posted by chesty_a_arthur at 2:13 PM on January 30, 2021 [2 favorites]

I have found highway rest stops (the ones run by the state highway department, not gas stations) to be pretty good. Usually doors are blocked open, and they are set up well in terms of being able to get in and out fast. I found gas station/truck-stop bathrooms much more hit and miss -- you have to walk through the sometimes crowded convenience store first, and then the bathrooms themselves are generally smaller, too.
posted by Dip Flash at 2:27 PM on January 30, 2021 [5 favorites]

There's always the bucket toilet option. A 5 gallon home depot bucket with lid, a $15 toilet seat, and whatever sort of cat litter or sawdust or whatever works to cover it and minimize smell and sloshing.
posted by slidell at 2:41 PM on January 30, 2021 [1 favorite]

Thank you so much for not using the side of the road. I moved from Oregon to California by bicycle during the pandemic last year, and more than one side-of-the-road potential unofficial camping spot had been turned into open urinals. It made the already-challenging task of finding a place to sleep for the night even harder.

Here's instructions for the emergency bucket toilet slidell mentioned.

posted by aniola at 2:59 PM on January 30, 2021 [2 favorites]

My parents are fond of stopping at Costco for this purpose. They know at least they are stringent about masks.
posted by notjustthefish at 3:00 PM on January 30, 2021 [3 favorites]

serendipityrules and Dip Flash have it. Not only are Interstate rest stops infinitely cleaner than gas station stops (ewwww), but they are contact free, extremely low-traffic, and usually well ventilated. Combine that with a mask and thorough handwash and you should be fine.
(source: many many Interstate road trips and multi-year regular long distance commuting. Interstate rest stops are the bomb.)
posted by media_itoku at 3:02 PM on January 30, 2021 [5 favorites]

Yeah, my experience is that Highway rest stop bathrooms are generally cleaner than gas station ones, don’t have people inside them loitering/figuring out what bag of chips to buy, and are better ventilated
posted by raccoon409 at 3:10 PM on January 30, 2021 [1 favorite]

If you are doing one straight trip, a combination approach (bucket + ability to try rest stops) is your best bet. You could also try to plan it out by mapping all potential safe stopping places eveey hour along the route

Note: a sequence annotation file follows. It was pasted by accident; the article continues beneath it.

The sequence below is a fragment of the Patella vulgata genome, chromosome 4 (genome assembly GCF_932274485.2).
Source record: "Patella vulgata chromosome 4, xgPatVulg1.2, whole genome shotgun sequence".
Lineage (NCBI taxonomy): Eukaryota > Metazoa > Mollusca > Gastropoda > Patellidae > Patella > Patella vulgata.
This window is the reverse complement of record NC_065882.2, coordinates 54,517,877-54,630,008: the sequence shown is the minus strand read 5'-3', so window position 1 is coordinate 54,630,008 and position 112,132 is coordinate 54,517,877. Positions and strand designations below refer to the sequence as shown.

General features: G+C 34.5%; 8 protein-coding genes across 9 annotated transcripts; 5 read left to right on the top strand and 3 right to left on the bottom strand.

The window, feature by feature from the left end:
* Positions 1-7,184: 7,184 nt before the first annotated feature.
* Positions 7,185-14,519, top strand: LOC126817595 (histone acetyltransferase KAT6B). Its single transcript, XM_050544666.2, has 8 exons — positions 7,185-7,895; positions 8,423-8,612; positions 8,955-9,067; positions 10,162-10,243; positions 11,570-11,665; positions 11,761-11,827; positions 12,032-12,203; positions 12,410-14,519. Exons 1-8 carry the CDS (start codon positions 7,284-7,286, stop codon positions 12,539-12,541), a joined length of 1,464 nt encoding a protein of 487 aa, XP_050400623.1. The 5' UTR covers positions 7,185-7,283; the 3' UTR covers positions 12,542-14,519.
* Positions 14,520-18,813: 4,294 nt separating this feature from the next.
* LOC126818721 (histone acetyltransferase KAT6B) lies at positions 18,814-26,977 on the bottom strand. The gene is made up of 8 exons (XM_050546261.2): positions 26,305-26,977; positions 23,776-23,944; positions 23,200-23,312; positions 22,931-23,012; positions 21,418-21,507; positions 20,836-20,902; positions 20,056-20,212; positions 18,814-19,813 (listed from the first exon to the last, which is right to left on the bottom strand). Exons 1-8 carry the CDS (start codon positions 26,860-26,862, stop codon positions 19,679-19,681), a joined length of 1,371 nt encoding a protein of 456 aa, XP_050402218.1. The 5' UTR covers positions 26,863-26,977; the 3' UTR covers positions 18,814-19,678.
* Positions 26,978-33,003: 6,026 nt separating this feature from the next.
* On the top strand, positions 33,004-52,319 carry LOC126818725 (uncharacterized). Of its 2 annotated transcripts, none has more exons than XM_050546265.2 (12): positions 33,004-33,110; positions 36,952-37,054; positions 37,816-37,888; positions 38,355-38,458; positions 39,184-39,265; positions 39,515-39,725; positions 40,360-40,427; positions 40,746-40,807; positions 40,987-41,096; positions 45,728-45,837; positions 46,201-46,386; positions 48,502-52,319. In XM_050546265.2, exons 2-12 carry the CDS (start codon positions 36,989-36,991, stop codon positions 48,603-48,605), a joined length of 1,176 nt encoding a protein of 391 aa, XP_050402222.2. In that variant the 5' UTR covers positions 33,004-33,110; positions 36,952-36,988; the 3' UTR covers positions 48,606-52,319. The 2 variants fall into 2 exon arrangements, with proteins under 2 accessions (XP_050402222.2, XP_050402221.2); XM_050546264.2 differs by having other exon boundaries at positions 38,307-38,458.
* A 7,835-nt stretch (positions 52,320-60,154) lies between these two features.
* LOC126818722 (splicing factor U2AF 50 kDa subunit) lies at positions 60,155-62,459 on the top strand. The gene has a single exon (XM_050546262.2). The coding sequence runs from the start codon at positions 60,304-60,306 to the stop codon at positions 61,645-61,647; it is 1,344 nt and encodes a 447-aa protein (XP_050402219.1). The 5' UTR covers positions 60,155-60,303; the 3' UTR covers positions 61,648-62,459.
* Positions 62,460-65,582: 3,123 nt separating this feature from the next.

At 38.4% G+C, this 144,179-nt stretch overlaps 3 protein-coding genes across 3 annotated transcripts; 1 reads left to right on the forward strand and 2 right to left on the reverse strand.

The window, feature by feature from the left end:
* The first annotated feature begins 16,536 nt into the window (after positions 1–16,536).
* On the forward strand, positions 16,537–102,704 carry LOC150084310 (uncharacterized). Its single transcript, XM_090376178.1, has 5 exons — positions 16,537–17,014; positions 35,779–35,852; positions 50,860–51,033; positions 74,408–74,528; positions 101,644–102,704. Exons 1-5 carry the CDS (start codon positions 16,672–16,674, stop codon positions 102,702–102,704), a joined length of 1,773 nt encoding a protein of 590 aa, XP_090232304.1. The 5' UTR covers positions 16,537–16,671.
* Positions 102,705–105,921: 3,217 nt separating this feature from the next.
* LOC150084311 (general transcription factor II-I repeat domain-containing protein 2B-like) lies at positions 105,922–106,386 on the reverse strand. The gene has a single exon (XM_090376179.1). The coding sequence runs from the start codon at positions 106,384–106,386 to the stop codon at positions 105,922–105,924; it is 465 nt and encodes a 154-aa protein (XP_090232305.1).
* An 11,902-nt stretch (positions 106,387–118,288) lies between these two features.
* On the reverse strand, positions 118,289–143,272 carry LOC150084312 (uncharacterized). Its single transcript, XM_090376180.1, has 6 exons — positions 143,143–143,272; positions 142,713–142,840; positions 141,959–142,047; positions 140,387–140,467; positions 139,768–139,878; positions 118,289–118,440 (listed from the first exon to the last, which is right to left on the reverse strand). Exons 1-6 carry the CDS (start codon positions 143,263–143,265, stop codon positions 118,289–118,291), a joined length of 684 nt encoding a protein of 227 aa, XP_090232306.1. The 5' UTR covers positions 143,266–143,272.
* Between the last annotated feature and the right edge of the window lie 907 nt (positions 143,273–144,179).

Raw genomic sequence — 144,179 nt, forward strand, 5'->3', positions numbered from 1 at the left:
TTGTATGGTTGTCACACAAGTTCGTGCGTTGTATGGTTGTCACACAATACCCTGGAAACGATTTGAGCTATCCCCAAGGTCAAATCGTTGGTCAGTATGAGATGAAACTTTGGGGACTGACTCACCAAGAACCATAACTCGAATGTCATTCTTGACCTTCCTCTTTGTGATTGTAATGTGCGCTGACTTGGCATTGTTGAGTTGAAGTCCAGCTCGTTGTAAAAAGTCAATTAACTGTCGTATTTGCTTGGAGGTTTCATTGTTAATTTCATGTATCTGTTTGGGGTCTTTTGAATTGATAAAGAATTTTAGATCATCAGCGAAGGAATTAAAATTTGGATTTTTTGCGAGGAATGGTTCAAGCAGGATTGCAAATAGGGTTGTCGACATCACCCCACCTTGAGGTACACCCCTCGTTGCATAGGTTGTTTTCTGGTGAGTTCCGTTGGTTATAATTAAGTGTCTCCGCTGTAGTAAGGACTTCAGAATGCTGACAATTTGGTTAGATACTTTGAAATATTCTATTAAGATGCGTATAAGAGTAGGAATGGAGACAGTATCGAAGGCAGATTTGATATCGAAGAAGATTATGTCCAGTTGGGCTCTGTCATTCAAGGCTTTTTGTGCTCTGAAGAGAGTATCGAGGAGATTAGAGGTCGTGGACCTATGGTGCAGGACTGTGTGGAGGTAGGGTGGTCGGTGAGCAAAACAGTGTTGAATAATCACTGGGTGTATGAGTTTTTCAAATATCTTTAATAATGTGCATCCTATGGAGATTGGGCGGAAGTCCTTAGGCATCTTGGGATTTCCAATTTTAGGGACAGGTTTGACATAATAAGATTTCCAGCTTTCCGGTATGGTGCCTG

posted by emjaybee at 4:22 PM on January 30, 2021

I've driven about four thousand miles in the last few months, mostly on interstate highways, and have found the highway rest areas extremely clean. I used disinfecting wipes on doors, on toilet seats, and on flush mechanisms. As others have said the main doors are generally open. Everyone I encountered was wearing a mask. Gas stations and truck stops were not as clean. I'm high risk, mostly because of my age, I felt safe, and I did not get sick.
posted by mareli at 5:20 PM on January 30, 2021

Charmin has an app for phones called SitOrSquat which is actually pretty helpful. It will show you a lot of the public restrooms close to you. I will agree the big truck stops are usually the cleanest, but hotels and hospitals usually have public restrooms in their lobbies that are pretty clean. I would have never thought of a hospital without this app. Of course in these times of COVID it might not be the best idea and most will have people to keep you out these days.

Wear a mask and wash your hands and you should be fine, but even better is to take your own spray disinfectants and toilet paper. Bathrooms are usually designed with surfaces that can be cleaned easily, whereas toilet paper is absorbent so will hold any spray that gets on it.
posted by Short End Of A Wishbone at 5:44 PM on January 30, 2021 [1 favorite]

Response by poster: I know you were all waiting to find out how our bathroom visits went! We used a lot more public restrooms than I was hoping we would, but we don't seem to have gotten Covid. First, this is a punishing drive especially in the snow. Second, the high point was the West Virginia welcome center on 81, in which a very well-equipped employee was disinfecting every stall after it was used. Third, the low point was a Circle K/BP near Unicoi, Tennessee, in which the cashier was not masked and we played chicken with an unmasked customer trying to navigate the narrow aisles. I actually didn't find the SitorSquat app to be very useful under our circumstances but it probably would be in a more developed area. Thank you for all the awesome help with this annoying problem!
posted by chesty_a_arthur at 11:49 AM on February 10, 2021